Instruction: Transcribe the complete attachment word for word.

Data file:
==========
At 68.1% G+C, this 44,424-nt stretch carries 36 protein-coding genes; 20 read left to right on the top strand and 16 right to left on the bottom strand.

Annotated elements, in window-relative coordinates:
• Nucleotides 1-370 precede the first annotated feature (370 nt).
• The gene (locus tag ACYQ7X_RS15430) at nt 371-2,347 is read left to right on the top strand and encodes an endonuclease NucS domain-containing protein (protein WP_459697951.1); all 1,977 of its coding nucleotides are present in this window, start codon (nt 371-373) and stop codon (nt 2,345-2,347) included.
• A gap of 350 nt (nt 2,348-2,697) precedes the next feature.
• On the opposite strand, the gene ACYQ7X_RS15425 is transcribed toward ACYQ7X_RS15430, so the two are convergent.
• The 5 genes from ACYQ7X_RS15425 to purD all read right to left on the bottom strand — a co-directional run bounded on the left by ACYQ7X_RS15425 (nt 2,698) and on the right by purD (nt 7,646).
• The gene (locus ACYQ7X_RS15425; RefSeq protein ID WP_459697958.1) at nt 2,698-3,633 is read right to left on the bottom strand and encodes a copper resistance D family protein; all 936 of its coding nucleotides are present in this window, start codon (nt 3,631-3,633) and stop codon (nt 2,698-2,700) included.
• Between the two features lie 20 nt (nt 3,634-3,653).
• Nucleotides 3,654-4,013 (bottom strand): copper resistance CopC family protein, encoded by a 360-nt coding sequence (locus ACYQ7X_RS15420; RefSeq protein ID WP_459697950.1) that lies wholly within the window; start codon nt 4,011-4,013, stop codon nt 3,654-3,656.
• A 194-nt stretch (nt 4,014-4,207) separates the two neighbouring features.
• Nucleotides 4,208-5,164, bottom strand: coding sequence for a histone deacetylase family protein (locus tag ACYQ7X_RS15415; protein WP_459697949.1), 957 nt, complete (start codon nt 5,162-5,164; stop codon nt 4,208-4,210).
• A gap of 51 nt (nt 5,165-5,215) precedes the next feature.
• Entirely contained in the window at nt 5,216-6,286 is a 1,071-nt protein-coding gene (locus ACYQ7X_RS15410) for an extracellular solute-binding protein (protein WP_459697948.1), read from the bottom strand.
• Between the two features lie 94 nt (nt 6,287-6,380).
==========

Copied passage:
At 68.1% G+C, this 44,424-nt stretch carries 36 protein-coding genes; 20 read left to right on the top strand and 16 right to left on the bottom strand.

Annotated elements, in window-relative coordinates:
• Nucleotides 1-370 precede the first annotated feature (370 nt).
• The gene (locus tag ACYQ7X_RS15430) at nt 371-2,347 is read left to right on the top strand and encodes an endonuclease NucS domain-containing protein (protein WP_459697951.1); all 1,977 of its coding nucleotides are present in this window, start codon (nt 371-373) and stop codon (nt 2,345-2,347) included.
• A gap of 350 nt (nt 2,348-2,697) precedes the next feature.
• On the opposite strand, the gene ACYQ7X_RS15425 is transcribed toward ACYQ7X_RS15430, so the two are convergent.
• The 5 genes from ACYQ7X_RS15425 to purD all read right to left on the bottom strand — a co-directional run bounded on the left by ACYQ7X_RS15425 (nt 2,698) and on the right by purD (nt 7,646).
• The gene (locus ACYQ7X_RS15425; RefSeq protein ID WP_459697958.1) at nt 2,698-3,633 is read right to left on the bottom strand and encodes a copper resistance D family protein; all 936 of its coding nucleotides are present in this window, start codon (nt 3,631-3,633) and stop codon (nt 2,698-2,700) included.
• Between the two features lie 20 nt (nt 3,634-3,653).
• Nucleotides 3,654-4,013 (bottom strand): copper resistance CopC family protein, encoded by a 360-nt coding sequence (locus ACYQ7X_RS15420; RefSeq protein ID WP_459697950.1) that lies wholly within the window; start codon nt 4,011-4,013, stop codon nt 3,654-3,656.
• A 194-nt stretch (nt 4,014-4,207) separates the two neighbouring features.
• Nucleotides 4,208-5,164, bottom strand: coding sequence for a histone deacetylase family protein (locus tag ACYQ7X_RS15415; protein WP_459697949.1), 957 nt, complete (start codon nt 5,162-5,164; stop codon nt 4,208-4,210).
• A gap of 51 nt (nt 5,165-5,215) precedes the next feature.
• Entirely contained in the window at nt 5,216-6,286 is a 1,071-nt protein-coding gene (locus ACYQ7X_RS15410) for an extracellular solute-binding protein (protein WP_459697948.1), read from the bottom strand.
• Between the two features lie 94 nt (nt 6,287-6,380).